Under Victoria Shelley, the school has implemented a new house system.[10] The houses are named Cavell, Dorsey, Lewis, Parks and Wilberforce. These were chosen to reflect the schools six values: Care, Hard work, Respect, Integrity, Servanthood and Togetherness, an acronym for CHRIST. Tutorials are based on house systems, and contain students from a variety of years to promote inter-year coherence. It also affects the tie a student wear - each house is designated a colour, and each tie has different coloured stripes.[citation needed]

Much like other schools with house systems, there are heads of each house, and prefects (student support members) under each head.[citation needed]

Previously the school was divided into three traditional houses named after Bishops of Coventry: Neville Gorton, Mervyn Haig, and Cuthbert Bardsley. The houses were identified by the colours red, green, and blue respectively.[citation needed] The two classes in each year were enumerated by the year and bishop initial.[citation needed] The homerooms were localized in the three main buildings of the school, but tuition took place across the site. The houses were further subdivided into a "lower school," comprising years 1, 2, and 3, and an "upper school," comprising years 4 and 5. The house system was not used in the sixth form which was divived into a "lower sixth" and "upper sixth".[citation needed]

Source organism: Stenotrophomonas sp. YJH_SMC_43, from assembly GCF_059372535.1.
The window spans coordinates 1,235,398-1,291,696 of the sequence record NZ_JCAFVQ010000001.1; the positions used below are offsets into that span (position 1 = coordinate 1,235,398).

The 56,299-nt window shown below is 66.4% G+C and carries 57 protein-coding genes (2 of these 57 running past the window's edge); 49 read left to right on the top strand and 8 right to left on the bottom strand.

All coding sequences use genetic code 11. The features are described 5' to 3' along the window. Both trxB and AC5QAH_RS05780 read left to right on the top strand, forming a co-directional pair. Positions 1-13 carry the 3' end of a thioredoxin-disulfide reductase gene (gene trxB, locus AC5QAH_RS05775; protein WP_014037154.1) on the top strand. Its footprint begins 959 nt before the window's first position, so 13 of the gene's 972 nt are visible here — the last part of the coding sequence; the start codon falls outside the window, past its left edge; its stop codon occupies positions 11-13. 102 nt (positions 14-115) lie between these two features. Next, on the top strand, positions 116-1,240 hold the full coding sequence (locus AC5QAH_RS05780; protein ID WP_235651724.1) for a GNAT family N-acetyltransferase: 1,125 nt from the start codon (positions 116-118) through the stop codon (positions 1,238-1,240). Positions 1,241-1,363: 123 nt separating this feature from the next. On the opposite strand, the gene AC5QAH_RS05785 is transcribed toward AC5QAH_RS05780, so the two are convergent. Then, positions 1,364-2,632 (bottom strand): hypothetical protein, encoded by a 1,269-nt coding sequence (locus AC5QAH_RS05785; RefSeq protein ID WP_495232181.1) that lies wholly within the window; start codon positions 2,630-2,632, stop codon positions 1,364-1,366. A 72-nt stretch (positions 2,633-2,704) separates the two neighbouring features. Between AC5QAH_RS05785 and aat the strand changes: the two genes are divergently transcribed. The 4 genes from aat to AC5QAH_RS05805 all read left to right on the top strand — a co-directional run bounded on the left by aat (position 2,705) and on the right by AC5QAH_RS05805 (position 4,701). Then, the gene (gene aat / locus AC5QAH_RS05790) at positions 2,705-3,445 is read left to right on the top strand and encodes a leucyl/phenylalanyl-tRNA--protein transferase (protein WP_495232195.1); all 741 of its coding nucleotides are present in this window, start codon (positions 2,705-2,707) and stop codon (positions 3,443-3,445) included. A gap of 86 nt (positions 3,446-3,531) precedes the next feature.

1. ^ "Blue Coat Church of England School and Music College - GOV.UK". Retrieved 20 April 2021.
  2. ^ a b "International Cross of Nails Schools". Coventry City of Peace. 1 July 2017. Retrieved 20 April 2021.
  3. ^ "Records of Christ's Hospital and Bluecoat Schools" (PDF). London Metropolitan Archives. 2010. Retrieved 24 November 2015.
  4. ^ "A brief history of the school". Liverpool Blue Coat School. Archived from the original on 7 July 2013. Retrieved 29 May 2013.
  5. ^ "Blue Coat Church of England School & Music College". Coventry Blue Coat School. Archived from the original on 2 April 2015. Retrieved 11 March 2015.
  6. ^ "Blue Coat Church of England School & Music College". Coventry Blue Coat School. Archived from the original on 9 March 2015. Retrieved 11 March 2015.
  7. ^ "Coventry's Blue Coat School 'has £1.4m shortfall'". BBC News. BBC. 13 March 2015. Retrieved 25 April 2015.
  8. ^ Lynch, Lucy (25 May 2015). "Head of Coventry Blue Coat School steps down". Coventry Telegraph. Retrieved 22 March 2017.
  9. ^ "Accounts 2017-2018" (PDF). 31 August 2018.
  10. ^ "House Introduction – Blue Coat School & Music College". Retrieved 24 August 2019.

External links

Official website Edit this at Wikidata

This page was last edited on 28 June 2021, at 12:23